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[nq:2]18. I'll get it straight away.
"Straight away" is a British usage for "right away".

I thought that "straight away" was American usage for "right away". Am I mistaken? We do use "straight away" in Britain, but less commonly than "right away". Are you saying that "straight away" is not used at all in America?

Richard Chambers Leeds UK.
[nq:2]"Straight away" is a British usage for "right away".
I thought that "straight away" was American usage for "right away". Am I mistaken? We do use "straight away" in Britain, but less commonly than "right away". Are you saying that "straight away" is not used at all in America?

Hmm. I'm British, and "straightaway" (one word) is the one I find more commonly used. In fact, "right away" sounds a teensy bit American to me, as John implies.

Matti
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BrE check out = AmE check out, but the British mean only the paying of the bill, handing back the keys, and signing any paperwork. The Americans mean everything to do with the departure, even as far as getting into their car and driving away.

That seems dead wrong to me. "Check out" in a hotel-travel sort of context refers precisely to the things you give for the British understanding. You've checked out (AmE) even before you've left the hotel, and certainly getting into a car and driving away from a hotel you've checked out of wouldn't be spoken of itself as "checking out".

It's true, and I think this may be what you're on about, that when you describe a travel itinerary to someone, checking out is important enough that you might say things like "we check out on Friday and yadda yadda yadda" in order to explain the itinerary, but the "checking out" refers specifically to the formal act of checking out of a hotel.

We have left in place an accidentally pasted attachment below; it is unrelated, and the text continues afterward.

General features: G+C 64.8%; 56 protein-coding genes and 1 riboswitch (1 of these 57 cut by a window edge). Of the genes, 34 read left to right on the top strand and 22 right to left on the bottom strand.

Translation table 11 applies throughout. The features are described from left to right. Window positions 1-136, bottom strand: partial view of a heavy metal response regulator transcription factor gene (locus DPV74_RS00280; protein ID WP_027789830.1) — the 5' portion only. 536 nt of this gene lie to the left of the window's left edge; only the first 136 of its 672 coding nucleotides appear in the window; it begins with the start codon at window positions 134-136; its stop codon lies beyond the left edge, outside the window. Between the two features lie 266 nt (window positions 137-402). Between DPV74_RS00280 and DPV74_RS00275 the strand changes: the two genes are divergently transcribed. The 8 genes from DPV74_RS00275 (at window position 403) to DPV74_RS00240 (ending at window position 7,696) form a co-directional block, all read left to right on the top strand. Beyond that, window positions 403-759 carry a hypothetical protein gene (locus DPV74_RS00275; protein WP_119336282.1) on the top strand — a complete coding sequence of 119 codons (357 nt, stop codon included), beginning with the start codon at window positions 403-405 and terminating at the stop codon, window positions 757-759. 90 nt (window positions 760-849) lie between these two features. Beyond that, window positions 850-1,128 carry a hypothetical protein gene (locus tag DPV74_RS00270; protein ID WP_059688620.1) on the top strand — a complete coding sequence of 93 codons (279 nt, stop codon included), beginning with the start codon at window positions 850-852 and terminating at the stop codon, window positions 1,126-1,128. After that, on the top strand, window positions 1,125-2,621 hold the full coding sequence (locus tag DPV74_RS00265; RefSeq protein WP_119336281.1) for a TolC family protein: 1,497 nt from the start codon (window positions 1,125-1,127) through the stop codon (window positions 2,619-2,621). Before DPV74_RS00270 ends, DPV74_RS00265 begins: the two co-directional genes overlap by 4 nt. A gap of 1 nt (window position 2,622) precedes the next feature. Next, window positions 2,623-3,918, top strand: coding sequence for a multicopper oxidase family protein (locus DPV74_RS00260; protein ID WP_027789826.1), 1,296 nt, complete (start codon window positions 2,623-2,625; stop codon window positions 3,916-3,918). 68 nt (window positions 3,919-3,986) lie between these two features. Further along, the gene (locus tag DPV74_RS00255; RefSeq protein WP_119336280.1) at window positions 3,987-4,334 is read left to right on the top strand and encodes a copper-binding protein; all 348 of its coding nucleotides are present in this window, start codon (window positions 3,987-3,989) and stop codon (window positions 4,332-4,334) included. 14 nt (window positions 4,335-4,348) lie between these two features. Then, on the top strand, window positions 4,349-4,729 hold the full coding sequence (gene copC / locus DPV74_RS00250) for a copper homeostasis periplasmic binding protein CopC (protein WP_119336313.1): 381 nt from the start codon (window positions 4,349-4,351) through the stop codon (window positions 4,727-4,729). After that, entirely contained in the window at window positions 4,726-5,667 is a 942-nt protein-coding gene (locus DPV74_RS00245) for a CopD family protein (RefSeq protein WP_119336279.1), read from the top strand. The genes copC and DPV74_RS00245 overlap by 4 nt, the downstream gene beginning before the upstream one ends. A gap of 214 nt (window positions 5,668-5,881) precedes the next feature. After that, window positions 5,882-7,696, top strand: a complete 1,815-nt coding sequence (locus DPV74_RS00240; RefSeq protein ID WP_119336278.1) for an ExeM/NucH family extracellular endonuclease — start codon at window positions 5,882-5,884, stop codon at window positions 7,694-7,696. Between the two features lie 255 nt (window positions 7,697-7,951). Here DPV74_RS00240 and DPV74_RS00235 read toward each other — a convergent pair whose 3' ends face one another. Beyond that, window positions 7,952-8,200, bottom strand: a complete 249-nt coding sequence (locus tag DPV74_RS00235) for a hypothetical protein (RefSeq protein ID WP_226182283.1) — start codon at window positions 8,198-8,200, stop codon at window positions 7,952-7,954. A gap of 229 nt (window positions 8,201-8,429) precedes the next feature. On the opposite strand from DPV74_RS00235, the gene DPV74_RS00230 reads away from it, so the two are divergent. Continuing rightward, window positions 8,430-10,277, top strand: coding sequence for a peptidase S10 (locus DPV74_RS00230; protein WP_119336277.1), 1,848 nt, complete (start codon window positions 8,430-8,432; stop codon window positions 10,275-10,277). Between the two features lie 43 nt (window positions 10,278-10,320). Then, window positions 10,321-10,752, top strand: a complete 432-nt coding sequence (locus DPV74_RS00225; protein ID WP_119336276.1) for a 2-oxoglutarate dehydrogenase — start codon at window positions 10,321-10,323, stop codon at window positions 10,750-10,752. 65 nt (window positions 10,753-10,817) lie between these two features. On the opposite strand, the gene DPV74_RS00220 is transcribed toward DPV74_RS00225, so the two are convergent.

Coop, I'm right, am I not?
All perfectly OK on the right side of the pond.
What about these idioms? Are them in fashion or out of fashion? 1. Sorry? I beg your pardon? I didn't ... once. 17. Mind the step. 18. I'll get it straight away. 19. Mind your head. 20. Keep out. bye bye

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Also all OK on the right side.
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Einde O'Callaghan ha scritto nel messaggio ... CUT Thank you. And what about these? 1. Keep it under your hat. ... solution. 6. That'll do the trick. You're making a mountain out of a molehill. Thanks a lot Einde bye Franco

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In article , John Lawler (Email Removed) writes
5. You've got the wrong end of the stick.

Another metaphor. Think of picking up a shovel by the flat metal part. There is also a far less savoury purported origin.

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What about these idioms? Are them in fashion or out of fashion? 17. Mind the step. 18. I'll get it straight away. 19. Mind your head.

These three are strictly Hiberno-British. You might catch a Hiberno-Britophile like Tony Cooper using them, but otherwise they aren't used by Americans (this statement is subject to the Truly Donovan Proviso).